I thought my friends might enjoy this foreword for a theological commentary on the Gospel of John that a former student has written.
It is somewhat startling to hear an orthodox Christian preacher, who affirms that the entire Word of God is thoroughly inspired by the Holy Spirit, proclaim that the Gospel according to John is “the most important book in the Bible” or that the third chapter of John is “the most important chapter in the Bible.” However, from the perspective of an evangelistic pastor concerned for the eternal state of every human soul, Michael Nelson’s emphatic claims carry a certain relevant validity. In a day when so many Christians frantically seek ways to justify the avoidance of sharing their faith, whether through some wine-and-cheese theology or through a non-proclaiming social ministry, Nelson bucks the prevailing trends and prophetically demands Christian fidelity to the message and means specifically given by our Lord. Believers must not only recognize but also embrace and live out this truth: that a personal encounter with Jesus Christ is “the most important meeting in the history of mankind.” In other words, Nelson argues from Scripture and with compelling illustrations and application that it is our responsibility as Christ’s followers to present Jesus, from the Bible, to every lost man, woman, and child on the planet.
I first met Mike when he was an entering graduate student in theology at the seminary, and I knew from that point on that he would never accept anything I taught as truth unless it could be demonstrated according to the Word of God. Mike, in this book, has sought to hold himself to that same standard, and has fundamentally succeeded in doing so. Another thing I learned about Nelson during those exciting years of pleasantly boisterous give and take with an unpretentious yet precocious theologue, and have since rediscovered in these pages, is that Nelson possesses a genuine love for people. There is a pastoral sensitivity here, coupled with a rare ministerial gravitas, that accompanies God’s Word as it reaches down through the webs of personal deception that too many of us have erected in our own lives and that touches the soul where that defiled image of God is at its most crucial point in its precarious existence. Mike allows the biblical text to speak and then proceeds to explain the meaning of the text with logical clarity. With dependence upon the Holy Spirit, Nelson then illuminates the text with illustrations from Scripture, from the critical events and commonplaces of his own interesting life, and from many other places.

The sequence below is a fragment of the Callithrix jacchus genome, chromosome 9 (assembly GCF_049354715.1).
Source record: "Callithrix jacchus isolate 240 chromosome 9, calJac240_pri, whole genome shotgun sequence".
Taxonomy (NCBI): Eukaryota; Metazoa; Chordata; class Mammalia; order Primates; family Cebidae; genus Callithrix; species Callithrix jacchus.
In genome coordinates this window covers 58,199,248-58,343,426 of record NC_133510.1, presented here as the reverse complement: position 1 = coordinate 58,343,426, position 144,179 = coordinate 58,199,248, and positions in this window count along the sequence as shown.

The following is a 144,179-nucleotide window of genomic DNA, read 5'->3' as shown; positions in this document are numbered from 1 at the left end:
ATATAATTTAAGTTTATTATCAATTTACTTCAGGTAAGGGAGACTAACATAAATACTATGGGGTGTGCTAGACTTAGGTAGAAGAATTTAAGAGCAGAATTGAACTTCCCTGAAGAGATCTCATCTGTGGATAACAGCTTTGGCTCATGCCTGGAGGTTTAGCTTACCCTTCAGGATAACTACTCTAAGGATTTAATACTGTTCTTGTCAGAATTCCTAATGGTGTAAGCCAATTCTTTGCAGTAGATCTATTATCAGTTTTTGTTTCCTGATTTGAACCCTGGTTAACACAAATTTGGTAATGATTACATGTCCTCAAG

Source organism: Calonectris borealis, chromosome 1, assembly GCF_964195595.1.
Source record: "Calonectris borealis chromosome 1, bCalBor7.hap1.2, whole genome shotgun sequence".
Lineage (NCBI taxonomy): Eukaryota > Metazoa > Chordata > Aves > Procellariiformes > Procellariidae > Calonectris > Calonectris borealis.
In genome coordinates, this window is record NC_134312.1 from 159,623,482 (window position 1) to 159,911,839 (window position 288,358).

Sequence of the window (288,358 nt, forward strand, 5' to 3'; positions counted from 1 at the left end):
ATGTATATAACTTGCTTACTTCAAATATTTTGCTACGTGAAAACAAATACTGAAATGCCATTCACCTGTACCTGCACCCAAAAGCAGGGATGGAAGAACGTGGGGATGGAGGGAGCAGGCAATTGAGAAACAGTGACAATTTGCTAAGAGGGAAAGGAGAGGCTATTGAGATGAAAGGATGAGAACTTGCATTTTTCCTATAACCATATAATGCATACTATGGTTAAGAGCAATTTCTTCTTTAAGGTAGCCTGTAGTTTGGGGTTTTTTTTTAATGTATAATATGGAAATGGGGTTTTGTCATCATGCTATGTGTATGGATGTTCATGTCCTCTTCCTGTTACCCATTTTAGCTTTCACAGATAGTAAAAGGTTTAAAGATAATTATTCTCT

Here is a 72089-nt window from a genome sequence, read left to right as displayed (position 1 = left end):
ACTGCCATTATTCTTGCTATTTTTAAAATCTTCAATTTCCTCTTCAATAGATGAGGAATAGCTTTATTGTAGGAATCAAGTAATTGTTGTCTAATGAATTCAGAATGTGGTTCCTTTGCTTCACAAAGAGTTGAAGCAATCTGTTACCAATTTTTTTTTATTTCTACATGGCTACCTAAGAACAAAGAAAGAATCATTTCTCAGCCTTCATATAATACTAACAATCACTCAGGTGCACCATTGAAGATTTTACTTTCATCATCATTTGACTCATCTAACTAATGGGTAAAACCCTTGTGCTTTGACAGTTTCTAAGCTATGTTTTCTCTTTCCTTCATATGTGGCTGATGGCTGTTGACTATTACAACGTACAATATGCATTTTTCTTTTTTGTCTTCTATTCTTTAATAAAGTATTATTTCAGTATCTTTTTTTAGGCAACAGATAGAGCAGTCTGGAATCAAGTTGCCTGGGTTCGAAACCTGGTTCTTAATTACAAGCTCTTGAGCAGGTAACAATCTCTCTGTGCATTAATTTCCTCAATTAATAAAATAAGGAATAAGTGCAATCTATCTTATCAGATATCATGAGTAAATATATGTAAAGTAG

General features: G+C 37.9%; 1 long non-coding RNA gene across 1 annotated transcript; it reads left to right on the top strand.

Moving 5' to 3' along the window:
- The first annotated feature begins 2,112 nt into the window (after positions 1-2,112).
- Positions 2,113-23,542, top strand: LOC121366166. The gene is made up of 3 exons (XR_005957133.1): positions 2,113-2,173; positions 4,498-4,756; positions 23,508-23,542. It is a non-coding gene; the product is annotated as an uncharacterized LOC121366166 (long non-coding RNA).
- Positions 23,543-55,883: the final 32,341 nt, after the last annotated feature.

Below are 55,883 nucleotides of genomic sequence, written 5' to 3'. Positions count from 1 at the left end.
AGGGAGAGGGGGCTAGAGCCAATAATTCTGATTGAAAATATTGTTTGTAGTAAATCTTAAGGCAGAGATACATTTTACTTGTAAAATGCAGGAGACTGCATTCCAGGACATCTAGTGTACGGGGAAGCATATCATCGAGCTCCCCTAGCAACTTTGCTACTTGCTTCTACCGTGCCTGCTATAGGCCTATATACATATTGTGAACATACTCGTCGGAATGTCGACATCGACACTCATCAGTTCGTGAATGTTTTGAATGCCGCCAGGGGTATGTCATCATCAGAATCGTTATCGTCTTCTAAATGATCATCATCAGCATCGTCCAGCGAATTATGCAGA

As you will soon see, there is much here that the reader should appreciate, but we must speak a word to the unduly squeamish: Nelson recognizes that his idiosyncracies may not be your “cup of tea,” to employ a common British idiom. However, for the most part this is not germaine, for Nelson’s overarching goal is to make sure that you meet and appreciate the Lord who created you and who will judge you instead. His immediate desire is to see the body of Jesus Christ incarnated before the world, so that, as a result, lost people everywhere may have opportunity to hear that Jesus Christ should be their cup of tea and, more profoundly, their Lord and Savior. And everything written here is filtered through the sieve of that principal concern. We rejoice in the fact that Nelson cares more about presenting the compelling attractiveness and inviting openness of his Savior than he cares about making a short-lived and dubious name for himself. That loving and selfless boldness—some wimpish worldly-wise ministers would dismiss it as heedless recklessness, but the wise in the ways of the God of Scripture would laud it as a holy temperament—is one of the virtues that sets Nelson apart as a minister of the Gospel and as an upcoming popular theological writer. May his tribe increase!
From a more academic methodological perspective, Michael Nelson serves as the preaching bridge between scholarly biblical exegesis and engaging Christian application. With regard to biblical exegesis, Nelson utilizes currently well-respected and quite often long-established evangelical scholars to aid him in the process of interpreting the Gospel of John. With regard to ministerial application, he provides a superb example of how theological interpretation is best done by the pastor who lives among his people, prompting them orally and demonstrating to them visually how they may and must reach out to the world with the life-giving Word of God. Though I personally might have phrased some things alternatively or presented a distinctive theological nuance or come to a slightly different conclusion, there is no doubt whatsoever that this book comes from a like heart desiring entire submission to Jesus and a keen mind dedicated to the utter reliability of Scripture. You will be blessed, as I have been, when you read what this minister of the good news has to say and you will be challenged to believe, in the full sense of the word, the truths of God’s Word without any reservation whatsoever.
Malcolm B. Yarnell III
Director, Center for Theological Research
Southwestern Baptist Theological Seminary
Fort Worth, Texas